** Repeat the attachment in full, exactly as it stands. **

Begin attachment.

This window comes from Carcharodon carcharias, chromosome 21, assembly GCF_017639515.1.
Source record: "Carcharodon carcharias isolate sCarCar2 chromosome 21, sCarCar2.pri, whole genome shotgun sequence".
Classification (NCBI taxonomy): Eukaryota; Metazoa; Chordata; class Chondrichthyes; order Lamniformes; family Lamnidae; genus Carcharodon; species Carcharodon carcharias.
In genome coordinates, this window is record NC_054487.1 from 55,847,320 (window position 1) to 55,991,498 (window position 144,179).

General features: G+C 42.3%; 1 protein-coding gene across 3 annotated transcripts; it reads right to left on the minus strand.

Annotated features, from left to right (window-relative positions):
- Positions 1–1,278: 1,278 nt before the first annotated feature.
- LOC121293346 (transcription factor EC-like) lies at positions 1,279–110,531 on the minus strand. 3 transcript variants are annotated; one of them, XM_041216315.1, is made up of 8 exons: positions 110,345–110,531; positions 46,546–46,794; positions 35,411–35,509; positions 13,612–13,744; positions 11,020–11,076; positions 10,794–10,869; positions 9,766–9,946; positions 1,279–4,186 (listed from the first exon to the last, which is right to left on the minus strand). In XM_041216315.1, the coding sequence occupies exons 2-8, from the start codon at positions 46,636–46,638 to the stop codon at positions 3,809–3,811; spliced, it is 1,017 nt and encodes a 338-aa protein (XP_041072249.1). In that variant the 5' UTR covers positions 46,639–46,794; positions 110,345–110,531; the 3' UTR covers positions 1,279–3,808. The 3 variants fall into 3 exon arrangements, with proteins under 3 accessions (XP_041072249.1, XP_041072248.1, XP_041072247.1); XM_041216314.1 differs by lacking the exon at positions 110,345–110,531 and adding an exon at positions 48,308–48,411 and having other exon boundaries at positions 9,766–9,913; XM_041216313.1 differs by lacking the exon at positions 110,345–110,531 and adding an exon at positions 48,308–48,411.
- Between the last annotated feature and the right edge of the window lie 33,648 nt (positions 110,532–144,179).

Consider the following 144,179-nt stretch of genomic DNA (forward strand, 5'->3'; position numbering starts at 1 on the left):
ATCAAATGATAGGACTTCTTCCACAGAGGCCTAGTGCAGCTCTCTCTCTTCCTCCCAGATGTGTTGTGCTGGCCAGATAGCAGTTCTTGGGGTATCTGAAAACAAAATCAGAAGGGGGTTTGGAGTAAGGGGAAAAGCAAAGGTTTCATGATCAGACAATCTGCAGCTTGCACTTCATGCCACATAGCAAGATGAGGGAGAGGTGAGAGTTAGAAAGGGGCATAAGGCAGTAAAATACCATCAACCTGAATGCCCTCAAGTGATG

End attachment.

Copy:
This window comes from Carcharodon carcharias, chromosome 21, assembly GCF_017639515.1.
Source record: "Carcharodon carcharias isolate sCarCar2 chromosome 21, sCarCar2.pri, whole genome shotgun sequence".
Classification (NCBI taxonomy): Eukaryota; Metazoa; Chordata; class Chondrichthyes; order Lamniformes; family Lamnidae; genus Carcharodon; species Carcharodon carcharias.
In genome coordinates, this window is record NC_054487.1 from 55,847,320 (window position 1) to 55,991,498 (window position 144,179).

General features: G+C 42.3%; 1 protein-coding gene across 3 annotated transcripts; it reads right to left on the minus strand.

Annotated features, from left to right (window-relative positions):
- Positions 1–1,278: 1,278 nt before the first annotated feature.
- LOC121293346 (transcription factor EC-like) lies at positions 1,279–110,531 on the minus strand. 3 transcript variants are annotated; one of them, XM_041216315.1, is made up of 8 exons: positions 110,345–110,531; positions 46,546–46,794; positions 35,411–35,509; positions 13,612–13,744; positions 11,020–11,076; positions 10,794–10,869; positions 9,766–9,946; positions 1,279–4,186 (listed from the first exon to the last, which is right to left on the minus strand). In XM_041216315.1, the coding sequence occupies exons 2-8, from the start codon at positions 46,636–46,638 to the stop codon at positions 3,809–3,811; spliced, it is 1,017 nt and encodes a 338-aa protein (XP_041072249.1). In that variant the 5' UTR covers positions 46,639–46,794; positions 110,345–110,531; the 3' UTR covers positions 1,279–3,808. The 3 variants fall into 3 exon arrangements, with proteins under 3 accessions (XP_041072249.1, XP_041072248.1, XP_041072247.1); XM_041216314.1 differs by lacking the exon at positions 110,345–110,531 and adding an exon at positions 48,308–48,411 and having other exon boundaries at positions 9,766–9,913; XM_041216313.1 differs by lacking the exon at positions 110,345–110,531 and adding an exon at positions 48,308–48,411.
- Between the last annotated feature and the right edge of the window lie 33,648 nt (positions 110,532–144,179).

Consider the following 144,179-nt stretch of genomic DNA (forward strand, 5'->3'; position numbering starts at 1 on the left):
ATCAAATGATAGGACTTCTTCCACAGAGGCCTAGTGCAGCTCTCTCTCTTCCTCCCAGATGTGTTGTGCTGGCCAGATAGCAGTTCTTGGGGTATCTGAAAACAAAATCAGAAGGGGGTTTGGAGTAAGGGGAAAAGCAAAGGTTTCATGATCAGACAATCTGCAGCTTGCACTTCATGCCACATAGCAAGATGAGGGAGAGGTGAGAGTTAGAAAGGGGCATAAGGCAGTAAAATACCATCAACCTGAATGCCCTCAAGTGATG